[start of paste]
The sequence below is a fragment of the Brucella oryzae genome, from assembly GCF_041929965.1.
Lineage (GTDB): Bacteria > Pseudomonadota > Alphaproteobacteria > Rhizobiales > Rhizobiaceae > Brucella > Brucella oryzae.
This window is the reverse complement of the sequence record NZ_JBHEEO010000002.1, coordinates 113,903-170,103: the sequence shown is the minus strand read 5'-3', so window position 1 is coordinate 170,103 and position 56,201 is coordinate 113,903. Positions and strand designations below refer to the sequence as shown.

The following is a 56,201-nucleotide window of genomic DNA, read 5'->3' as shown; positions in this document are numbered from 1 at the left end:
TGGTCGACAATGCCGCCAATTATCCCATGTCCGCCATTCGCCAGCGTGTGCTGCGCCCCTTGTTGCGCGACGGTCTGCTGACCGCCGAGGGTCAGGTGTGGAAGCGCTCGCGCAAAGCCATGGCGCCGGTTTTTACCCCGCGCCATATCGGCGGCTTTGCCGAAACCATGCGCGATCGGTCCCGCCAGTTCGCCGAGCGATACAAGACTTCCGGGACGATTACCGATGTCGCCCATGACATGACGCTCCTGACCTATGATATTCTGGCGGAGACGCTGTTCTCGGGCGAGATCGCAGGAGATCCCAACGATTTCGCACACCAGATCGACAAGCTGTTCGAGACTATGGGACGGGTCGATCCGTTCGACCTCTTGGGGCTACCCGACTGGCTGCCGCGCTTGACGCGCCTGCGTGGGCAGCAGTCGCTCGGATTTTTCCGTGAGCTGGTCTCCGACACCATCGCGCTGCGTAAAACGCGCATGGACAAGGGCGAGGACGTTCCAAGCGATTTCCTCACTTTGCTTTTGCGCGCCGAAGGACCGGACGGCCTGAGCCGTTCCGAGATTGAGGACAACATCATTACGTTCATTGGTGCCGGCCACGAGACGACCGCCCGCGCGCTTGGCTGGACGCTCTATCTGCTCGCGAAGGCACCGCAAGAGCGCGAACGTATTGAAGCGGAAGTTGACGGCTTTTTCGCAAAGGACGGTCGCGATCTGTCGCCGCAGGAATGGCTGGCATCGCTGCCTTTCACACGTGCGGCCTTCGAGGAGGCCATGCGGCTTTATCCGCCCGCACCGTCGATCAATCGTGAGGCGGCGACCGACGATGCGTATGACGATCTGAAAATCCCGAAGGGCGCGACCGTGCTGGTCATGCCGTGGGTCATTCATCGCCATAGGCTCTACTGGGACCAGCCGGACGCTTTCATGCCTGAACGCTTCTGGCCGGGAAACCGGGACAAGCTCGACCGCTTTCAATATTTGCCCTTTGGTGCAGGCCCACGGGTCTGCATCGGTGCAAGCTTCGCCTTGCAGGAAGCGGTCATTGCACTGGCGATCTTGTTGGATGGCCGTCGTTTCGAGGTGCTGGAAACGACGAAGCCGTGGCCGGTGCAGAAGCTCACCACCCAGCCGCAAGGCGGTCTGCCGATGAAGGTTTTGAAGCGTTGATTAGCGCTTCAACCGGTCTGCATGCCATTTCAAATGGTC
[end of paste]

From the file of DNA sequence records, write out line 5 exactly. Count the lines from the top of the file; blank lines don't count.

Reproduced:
TGGTCGACAATGCCGCCAATTATCCCATGTCCGCCATTCGCCAGCGTGTGCTGCGCCCCTTGTTGCGCGACGGTCTGCTGACCGCCGAGGGTCAGGTGTGGAAGCGCTCGCGCAAAGCCATGGCGCCGGTTTTTACCCCGCGCCATATCGGCGGCTTTGCCGAAACCATGCGCGATCGGTCCCGCCAGTTCGCCGAGCGATACAAGACTTCCGGGACGATTACCGATGTCGCCCATGACATGACGCTCCTGACCTATGATATTCTGGCGGAGACGCTGTTCTCGGGCGAGATCGCAGGAGATCCCAACGATTTCGCACACCAGATCGACAAGCTGTTCGAGACTATGGGACGGGTCGATCCGTTCGACCTCTTGGGGCTACCCGACTGGCTGCCGCGCTTGACGCGCCTGCGTGGGCAGCAGTCGCTCGGATTTTTCCGTGAGCTGGTCTCCGACACCATCGCGCTGCGTAAAACGCGCATGGACAAGGGCGAGGACGTTCCAAGCGATTTCCTCACTTTGCTTTTGCGCGCCGAAGGACCGGACGGCCTGAGCCGTTCCGAGATTGAGGACAACATCATTACGTTCATTGGTGCCGGCCACGAGACGACCGCCCGCGCGCTTGGCTGGACGCTCTATCTGCTCGCGAAGGCACCGCAAGAGCGCGAACGTATTGAAGCGGAAGTTGACGGCTTTTTCGCAAAGGACGGTCGCGATCTGTCGCCGCAGGAATGGCTGGCATCGCTGCCTTTCACACGTGCGGCCTTCGAGGAGGCCATGCGGCTTTATCCGCCCGCACCGTCGATCAATCGTGAGGCGGCGACCGACGATGCGTATGACGATCTGAAAATCCCGAAGGGCGCGACCGTGCTGGTCATGCCGTGGGTCATTCATCGCCATAGGCTCTACTGGGACCAGCCGGACGCTTTCATGCCTGAACGCTTCTGGCCGGGAAACCGGGACAAGCTCGACCGCTTTCAATATTTGCCCTTTGGTGCAGGCCCACGGGTCTGCATCGGTGCAAGCTTCGCCTTGCAGGAAGCGGTCATTGCACTGGCGATCTTGTTGGATGGCCGTCGTTTCGAGGTGCTGGAAACGACGAAGCCGTGGCCGGTGCAGAAGCTCACCACCCAGCCGCAAGGCGGTCTGCCGATGAAGGTTTTGAAGCGTTGATTAGCGCTTCAACCGGTCTGCATGCCATTTCAAATGGTC